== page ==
Then, Dionysias contemplating the crime which she had contemplated, considered how she could conceal it. She went to her husband Stranguillio and said, “Dear husband, save your wife, save your daughter! Awful censure hurled me into a mad fury and insanity, and suddenly I thought to myself, ‘Look now, it has been fourteen years since Apollonius left his daughter here, and he has never sent any letters; certainly he has died among the waves and storms of the sea. Certainly, his nurse is dead. I have no rival. I shall make Tharsia disappear, and adorn our daughter with her finery.’ Know this: it is done. But now, to ward off the curiosity of our citizens, put on mourning dress as I have, and we shall say with our false tears that she was taken off by a sudden illness of the stomach. We will construct a pyre right outside the city, where we will say that we rested her.”

As Stranguillio heard this, he was shaking and dumbfounded, and responded, “Yes, give me mourning clothes, that I may rightly grieve over myself, since Fortune has given me such a wicked wife! Oh me! Oh, the pain of it all! What shall I do about her father, who freed the city from death and the fear of starvation when I first found him, and then at my urging left the city! Because of this city, he suffered shipwreck, came face-to-face with death, lost all his possessions, and suffered the doom of poverty. When he was restored by God to a better fortune, he was pious and did not think about evil before good, nor did he keep it before his eyes, but he forgot all of the bad things, and on top of that, remembered us kindly in good fortune, gave is his trust, endowed us with gifts and because he thought us pious, gave us his daughter to raise. He regarded us with such an unaffected love that he would name his daughter after our city. Oh me, I have been blinded! Let me grieve for myself, that I have been joined to the vilest, most poisonous serpent, my wicked wife.” He raised his eyes to the sky and said, “God, you know that I am not tainted by the blood of Tharsia; look for her, and avenge her in Dionysias!” Then, looking at his wife, he said, “How, you enemy of God, will you be able to conceal this unspeakable crime?”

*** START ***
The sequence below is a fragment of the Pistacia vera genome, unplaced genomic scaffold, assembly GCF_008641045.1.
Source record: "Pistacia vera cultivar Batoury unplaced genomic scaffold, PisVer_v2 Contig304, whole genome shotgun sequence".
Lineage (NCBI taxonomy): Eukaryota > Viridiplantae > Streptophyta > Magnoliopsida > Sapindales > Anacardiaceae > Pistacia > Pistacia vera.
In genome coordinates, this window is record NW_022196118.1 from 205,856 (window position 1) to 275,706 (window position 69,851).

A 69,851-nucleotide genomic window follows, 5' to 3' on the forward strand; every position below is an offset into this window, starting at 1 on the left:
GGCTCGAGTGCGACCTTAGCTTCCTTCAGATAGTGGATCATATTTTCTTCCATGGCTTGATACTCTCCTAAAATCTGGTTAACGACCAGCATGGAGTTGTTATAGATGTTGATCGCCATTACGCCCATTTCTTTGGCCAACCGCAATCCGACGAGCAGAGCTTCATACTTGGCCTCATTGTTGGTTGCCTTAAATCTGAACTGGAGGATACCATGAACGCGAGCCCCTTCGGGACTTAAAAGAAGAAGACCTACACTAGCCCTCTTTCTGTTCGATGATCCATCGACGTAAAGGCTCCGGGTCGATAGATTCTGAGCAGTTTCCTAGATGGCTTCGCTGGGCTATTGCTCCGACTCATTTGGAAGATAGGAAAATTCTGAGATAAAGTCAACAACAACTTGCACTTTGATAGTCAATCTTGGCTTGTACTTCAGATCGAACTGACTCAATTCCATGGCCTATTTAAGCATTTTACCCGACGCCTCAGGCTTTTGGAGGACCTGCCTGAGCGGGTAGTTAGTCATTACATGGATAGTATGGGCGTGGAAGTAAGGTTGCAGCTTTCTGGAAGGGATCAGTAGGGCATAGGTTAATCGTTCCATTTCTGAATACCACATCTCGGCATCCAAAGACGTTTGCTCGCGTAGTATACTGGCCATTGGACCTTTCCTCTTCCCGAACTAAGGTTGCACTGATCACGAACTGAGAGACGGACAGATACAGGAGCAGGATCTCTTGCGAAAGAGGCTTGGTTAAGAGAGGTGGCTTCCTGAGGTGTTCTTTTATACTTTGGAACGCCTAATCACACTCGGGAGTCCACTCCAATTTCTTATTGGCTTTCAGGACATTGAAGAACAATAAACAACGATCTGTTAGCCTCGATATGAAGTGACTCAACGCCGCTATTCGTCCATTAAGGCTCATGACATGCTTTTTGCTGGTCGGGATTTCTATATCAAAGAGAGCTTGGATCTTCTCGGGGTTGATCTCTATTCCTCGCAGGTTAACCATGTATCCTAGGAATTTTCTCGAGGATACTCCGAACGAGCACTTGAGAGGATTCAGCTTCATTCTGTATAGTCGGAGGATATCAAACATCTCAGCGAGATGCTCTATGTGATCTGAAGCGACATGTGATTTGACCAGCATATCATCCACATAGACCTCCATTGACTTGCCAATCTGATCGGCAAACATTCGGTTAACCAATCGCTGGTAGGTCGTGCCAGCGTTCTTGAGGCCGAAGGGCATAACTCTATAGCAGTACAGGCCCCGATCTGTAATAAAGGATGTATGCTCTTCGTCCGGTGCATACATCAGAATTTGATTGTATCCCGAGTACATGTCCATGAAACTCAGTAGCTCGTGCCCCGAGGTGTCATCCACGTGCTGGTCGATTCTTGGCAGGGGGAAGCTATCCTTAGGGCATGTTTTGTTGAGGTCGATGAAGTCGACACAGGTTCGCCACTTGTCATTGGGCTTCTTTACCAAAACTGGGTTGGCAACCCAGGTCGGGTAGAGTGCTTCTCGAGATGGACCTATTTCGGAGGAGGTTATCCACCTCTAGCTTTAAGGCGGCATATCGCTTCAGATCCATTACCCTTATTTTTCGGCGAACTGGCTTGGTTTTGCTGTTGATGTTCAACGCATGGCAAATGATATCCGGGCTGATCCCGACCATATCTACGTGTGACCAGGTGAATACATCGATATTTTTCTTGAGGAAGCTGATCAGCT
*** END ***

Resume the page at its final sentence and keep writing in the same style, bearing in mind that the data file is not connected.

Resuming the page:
But Dionysias dressed herself and her daughter in mourning clothes, and poured out fictive tears. She called her fellow citizens to her and said, “Dearest citizens, we have called you here because we have lost the hope of our days, the work and outcome of our years. That is, Tharsia, whom you well know, has left to us suffering and bitter tears; we have buried in as dignified a manner as possible.” Then the citizens made their way to the sepulcher wrought by Dionysias, and they constructed a pyre in exchange for the deeds and favors of Apollonius; they added a bronze inscription which read thus: “Dedicated to the spirits of the dead. The citizens of Tharsus dedicate this to the maiden Tharsia because of her father’s good deeds.”